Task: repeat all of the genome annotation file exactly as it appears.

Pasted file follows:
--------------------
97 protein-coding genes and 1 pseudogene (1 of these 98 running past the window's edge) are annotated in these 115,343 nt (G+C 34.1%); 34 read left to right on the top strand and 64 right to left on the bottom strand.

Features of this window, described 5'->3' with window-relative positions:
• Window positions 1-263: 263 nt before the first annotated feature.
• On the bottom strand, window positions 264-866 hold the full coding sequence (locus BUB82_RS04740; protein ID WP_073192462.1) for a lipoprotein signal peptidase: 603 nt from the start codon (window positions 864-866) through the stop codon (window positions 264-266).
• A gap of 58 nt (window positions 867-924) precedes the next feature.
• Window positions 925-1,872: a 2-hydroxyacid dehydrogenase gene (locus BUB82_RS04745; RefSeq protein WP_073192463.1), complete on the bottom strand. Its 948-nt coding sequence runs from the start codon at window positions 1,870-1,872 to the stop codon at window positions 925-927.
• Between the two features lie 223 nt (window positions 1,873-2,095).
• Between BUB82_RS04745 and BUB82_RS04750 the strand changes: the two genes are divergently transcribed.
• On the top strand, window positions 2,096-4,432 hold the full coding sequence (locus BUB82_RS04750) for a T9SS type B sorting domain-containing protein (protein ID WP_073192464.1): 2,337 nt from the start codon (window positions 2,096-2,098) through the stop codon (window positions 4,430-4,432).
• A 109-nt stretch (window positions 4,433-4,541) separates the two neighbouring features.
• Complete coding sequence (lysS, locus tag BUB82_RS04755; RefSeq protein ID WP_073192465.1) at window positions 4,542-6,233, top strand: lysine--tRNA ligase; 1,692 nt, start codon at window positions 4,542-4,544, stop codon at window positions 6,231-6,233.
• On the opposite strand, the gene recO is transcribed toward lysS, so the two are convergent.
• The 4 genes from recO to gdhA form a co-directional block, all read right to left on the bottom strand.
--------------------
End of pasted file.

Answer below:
97 protein-coding genes and 1 pseudogene (1 of these 98 running past the window's edge) are annotated in these 115,343 nt (G+C 34.1%); 34 read left to right on the top strand and 64 right to left on the bottom strand.

Features of this window, described 5'->3' with window-relative positions:
• Window positions 1-263: 263 nt before the first annotated feature.
• On the bottom strand, window positions 264-866 hold the full coding sequence (locus BUB82_RS04740; protein ID WP_073192462.1) for a lipoprotein signal peptidase: 603 nt from the start codon (window positions 864-866) through the stop codon (window positions 264-266).
• A gap of 58 nt (window positions 867-924) precedes the next feature.
• Window positions 925-1,872: a 2-hydroxyacid dehydrogenase gene (locus BUB82_RS04745; RefSeq protein WP_073192463.1), complete on the bottom strand. Its 948-nt coding sequence runs from the start codon at window positions 1,870-1,872 to the stop codon at window positions 925-927.
• Between the two features lie 223 nt (window positions 1,873-2,095).
• Between BUB82_RS04745 and BUB82_RS04750 the strand changes: the two genes are divergently transcribed.
• On the top strand, window positions 2,096-4,432 hold the full coding sequence (locus BUB82_RS04750) for a T9SS type B sorting domain-containing protein (protein ID WP_073192464.1): 2,337 nt from the start codon (window positions 2,096-2,098) through the stop codon (window positions 4,430-4,432).
• A 109-nt stretch (window positions 4,433-4,541) separates the two neighbouring features.
• Complete coding sequence (lysS, locus tag BUB82_RS04755; RefSeq protein ID WP_073192465.1) at window positions 4,542-6,233, top strand: lysine--tRNA ligase; 1,692 nt, start codon at window positions 4,542-4,544, stop codon at window positions 6,231-6,233.
• On the opposite strand, the gene recO is transcribed toward lysS, so the two are convergent.
• The 4 genes from recO to gdhA form a co-directional block, all read right to left on the bottom strand.